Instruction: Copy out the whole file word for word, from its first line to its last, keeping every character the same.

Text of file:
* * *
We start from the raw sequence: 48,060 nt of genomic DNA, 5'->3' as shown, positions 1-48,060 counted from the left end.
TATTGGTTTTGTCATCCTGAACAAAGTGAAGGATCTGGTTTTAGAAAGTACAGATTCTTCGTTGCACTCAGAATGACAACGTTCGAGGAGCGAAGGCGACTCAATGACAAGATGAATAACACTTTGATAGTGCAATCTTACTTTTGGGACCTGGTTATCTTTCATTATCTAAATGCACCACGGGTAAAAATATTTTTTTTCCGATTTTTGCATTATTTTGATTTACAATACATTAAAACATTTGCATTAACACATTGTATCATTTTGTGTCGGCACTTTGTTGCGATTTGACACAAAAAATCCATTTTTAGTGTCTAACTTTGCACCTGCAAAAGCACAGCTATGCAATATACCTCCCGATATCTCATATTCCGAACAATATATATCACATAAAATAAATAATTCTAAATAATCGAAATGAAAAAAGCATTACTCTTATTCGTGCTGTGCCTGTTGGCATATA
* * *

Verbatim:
We start from the raw sequence: 48,060 nt of genomic DNA, 5'->3' as shown, positions 1-48,060 counted from the left end.
TATTGGTTTTGTCATCCTGAACAAAGTGAAGGATCTGGTTTTAGAAAGTACAGATTCTTCGTTGCACTCAGAATGACAACGTTCGAGGAGCGAAGGCGACTCAATGACAAGATGAATAACACTTTGATAGTGCAATCTTACTTTTGGGACCTGGTTATCTTTCATTATCTAAATGCACCACGGGTAAAAATATTTTTTTTCCGATTTTTGCATTATTTTGATTTACAATACATTAAAACATTTGCATTAACACATTGTATCATTTTGTGTCGGCACTTTGTTGCGATTTGACACAAAAAATCCATTTTTAGTGTCTAACTTTGCACCTGCAAAAGCACAGCTATGCAATATACCTCCCGATATCTCATATTCCGAACAATATATATCACATAAAATAAATAATTCTAAATAATCGAAATGAAAAAAGCATTACTCTTATTCGTGCTGTGCCTGTTGGCATATA